BERLIN (Reuters) - German economic think tank Ifo on Thursday nearly halved its forecast for 2013 growth in Europe’s largest economy to 0.7 percent but said domestic demand would help it pick up next year after a brief contraction this quarter.
Ifo said it was cutting its forecast from its June estimate of 1.3 percent growth as the euro zone’s debt crisis had hit the economy later than expected, delaying the recovery.
The institute, which publishes the monthly survey of business sentiment in Europe’s paymaster, said the economy would likely shrink 0.3 percent in the last quarter of 2012, only to grow 0.2 percent in the first of 2013.
“The German economy looks set to contract in the fourth quarter of 2012, before staging a recovery that is expected to be modest initially in 2013,” Ifo said in a statement.
“If the euro crisis does not escalate and remains in line with the baseline scenario, domestic upward forces and rising demand for German export goods from outside the EU should boost the economy.”
The think tank, which publishes its estimates twice a year, thus became the latest institution to cut its forecast. The Bundesbank last week slashed its own to a meager 2013 expansion of 0.4 percent from a previous estimate of 1.6 percent.
Germany has been an engine of growth throughout the three-year euro crisis, but weakness elsewhere in the European Union, where it sells roughly 60 percent of its exported goods, is starting to bite.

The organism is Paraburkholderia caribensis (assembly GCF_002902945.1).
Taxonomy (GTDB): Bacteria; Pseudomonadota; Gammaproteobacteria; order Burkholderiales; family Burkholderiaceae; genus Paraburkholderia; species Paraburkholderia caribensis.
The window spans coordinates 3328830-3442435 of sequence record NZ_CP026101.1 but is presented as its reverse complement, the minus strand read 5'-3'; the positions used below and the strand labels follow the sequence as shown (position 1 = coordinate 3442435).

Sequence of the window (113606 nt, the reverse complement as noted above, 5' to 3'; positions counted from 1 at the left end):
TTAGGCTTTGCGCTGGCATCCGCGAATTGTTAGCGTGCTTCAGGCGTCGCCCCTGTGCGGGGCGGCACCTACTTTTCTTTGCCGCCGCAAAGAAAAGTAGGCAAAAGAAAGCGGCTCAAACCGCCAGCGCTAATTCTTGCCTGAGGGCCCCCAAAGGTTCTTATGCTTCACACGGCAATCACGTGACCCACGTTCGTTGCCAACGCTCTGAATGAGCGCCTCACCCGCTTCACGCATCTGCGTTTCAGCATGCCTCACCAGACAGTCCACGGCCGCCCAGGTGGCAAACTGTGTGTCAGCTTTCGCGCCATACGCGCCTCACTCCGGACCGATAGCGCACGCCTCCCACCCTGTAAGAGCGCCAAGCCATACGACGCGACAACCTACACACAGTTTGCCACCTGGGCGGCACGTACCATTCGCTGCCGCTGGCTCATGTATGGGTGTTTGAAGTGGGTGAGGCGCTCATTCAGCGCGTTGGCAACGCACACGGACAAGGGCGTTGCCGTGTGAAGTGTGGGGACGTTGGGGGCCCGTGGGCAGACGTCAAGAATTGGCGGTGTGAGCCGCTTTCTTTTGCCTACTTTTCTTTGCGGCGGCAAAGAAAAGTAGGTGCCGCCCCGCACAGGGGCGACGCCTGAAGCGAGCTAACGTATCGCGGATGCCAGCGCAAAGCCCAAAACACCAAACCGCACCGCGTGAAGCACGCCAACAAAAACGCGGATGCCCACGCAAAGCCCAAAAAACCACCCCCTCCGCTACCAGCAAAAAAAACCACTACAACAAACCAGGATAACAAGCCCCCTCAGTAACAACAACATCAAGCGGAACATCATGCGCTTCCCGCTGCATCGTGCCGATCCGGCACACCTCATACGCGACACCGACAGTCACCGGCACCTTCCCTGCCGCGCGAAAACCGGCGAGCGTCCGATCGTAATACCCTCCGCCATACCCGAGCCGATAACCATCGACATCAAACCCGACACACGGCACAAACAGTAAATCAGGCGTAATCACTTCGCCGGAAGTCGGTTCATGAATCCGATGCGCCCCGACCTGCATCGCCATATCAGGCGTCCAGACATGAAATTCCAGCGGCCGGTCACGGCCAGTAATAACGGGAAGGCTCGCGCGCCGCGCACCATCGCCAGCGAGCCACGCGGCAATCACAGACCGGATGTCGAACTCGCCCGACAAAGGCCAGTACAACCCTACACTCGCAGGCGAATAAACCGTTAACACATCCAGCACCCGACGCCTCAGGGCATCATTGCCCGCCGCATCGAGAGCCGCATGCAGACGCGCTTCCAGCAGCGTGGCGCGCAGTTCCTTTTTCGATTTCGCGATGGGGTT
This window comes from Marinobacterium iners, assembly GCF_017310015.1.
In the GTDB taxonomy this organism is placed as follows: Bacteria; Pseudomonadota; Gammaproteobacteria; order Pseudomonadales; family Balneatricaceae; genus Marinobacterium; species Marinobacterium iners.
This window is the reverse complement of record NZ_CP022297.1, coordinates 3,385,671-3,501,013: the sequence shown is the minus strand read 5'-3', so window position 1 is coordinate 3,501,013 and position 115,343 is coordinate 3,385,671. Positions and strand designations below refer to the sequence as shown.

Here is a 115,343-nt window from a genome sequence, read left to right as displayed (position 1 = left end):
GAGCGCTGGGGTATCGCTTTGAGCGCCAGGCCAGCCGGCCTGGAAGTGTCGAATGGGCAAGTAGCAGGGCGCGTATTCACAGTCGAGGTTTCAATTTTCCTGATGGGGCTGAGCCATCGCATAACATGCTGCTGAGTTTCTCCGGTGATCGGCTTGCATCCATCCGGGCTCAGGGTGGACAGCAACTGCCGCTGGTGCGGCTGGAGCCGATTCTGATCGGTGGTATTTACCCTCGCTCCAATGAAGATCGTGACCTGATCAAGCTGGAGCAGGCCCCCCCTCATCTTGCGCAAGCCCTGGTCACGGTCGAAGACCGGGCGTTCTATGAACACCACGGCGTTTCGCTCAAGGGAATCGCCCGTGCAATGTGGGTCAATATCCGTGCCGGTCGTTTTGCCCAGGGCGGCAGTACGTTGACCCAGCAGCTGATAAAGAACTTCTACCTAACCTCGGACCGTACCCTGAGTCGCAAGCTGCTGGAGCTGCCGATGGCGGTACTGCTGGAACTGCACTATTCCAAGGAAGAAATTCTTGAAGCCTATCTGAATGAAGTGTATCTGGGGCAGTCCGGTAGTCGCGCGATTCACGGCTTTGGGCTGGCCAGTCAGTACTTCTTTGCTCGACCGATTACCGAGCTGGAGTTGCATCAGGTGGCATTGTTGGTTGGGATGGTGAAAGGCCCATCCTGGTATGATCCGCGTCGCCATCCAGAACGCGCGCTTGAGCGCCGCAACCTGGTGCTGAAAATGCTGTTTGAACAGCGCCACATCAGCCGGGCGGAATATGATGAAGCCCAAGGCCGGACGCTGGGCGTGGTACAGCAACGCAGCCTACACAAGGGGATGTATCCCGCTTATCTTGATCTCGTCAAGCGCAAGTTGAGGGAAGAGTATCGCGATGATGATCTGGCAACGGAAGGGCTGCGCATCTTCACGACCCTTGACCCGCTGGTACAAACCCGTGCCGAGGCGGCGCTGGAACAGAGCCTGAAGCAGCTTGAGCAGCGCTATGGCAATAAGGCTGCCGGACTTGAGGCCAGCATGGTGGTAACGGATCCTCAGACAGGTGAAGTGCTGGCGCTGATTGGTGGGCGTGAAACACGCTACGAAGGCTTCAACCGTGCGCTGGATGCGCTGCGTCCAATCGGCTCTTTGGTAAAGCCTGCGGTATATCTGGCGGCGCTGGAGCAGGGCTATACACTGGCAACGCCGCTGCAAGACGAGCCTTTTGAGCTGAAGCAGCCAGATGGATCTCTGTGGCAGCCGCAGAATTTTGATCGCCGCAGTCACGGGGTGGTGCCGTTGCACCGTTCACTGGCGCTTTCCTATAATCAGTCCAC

The economy slowed in the third quarter and looks set to shrink this quarter, though it should still avoid recession.
Some recent signs have nonetheless been encouraging. Business sentiment surprised with a rise in November, breaking a six-month run of declines.
Ifo said trade would not contribute to growth next year in the traditionally export-driven economy, as domestic demand would boost imports and exports within Europe were weak.
Data earlier this week showed Germany’s trade surplus narrowing to its lowest level in over half a year in the face of strongly rising imports and weakening demand from its recession-hit European partners.
Growth would derive instead from private consumption and investment in equipment and machinery, which had fallen sharply this year, Ifo said. Germany’s engineering trade body earlier on Thursday reiterated its forecast for a moderate increase in 2013 output.
The VDMA engineering sector, which includes household names such as Siemens (SIEGn.DE), returned to pre-crisis levels this year, and sees the growth rate remaining at 2 percent next year.
Ifo said unemployment would increase over the winter months but would fall again over the course of 2013, with the jobless rate rising by 0.1 percentage points to 6.9 percent next year.
Inflation meanwhile would ease to 1.6 percent from 2.0 percent in 2012, Ifo said.
The think tank said it saw the euro zone economy shrinking by 0.5 percent this year and 0.2 percent next year, although it would start to post growth over the course of next year on stronger exports and stabilizing private investment.
Additional reporting by Madeline Chambers, editing by Gareth Jones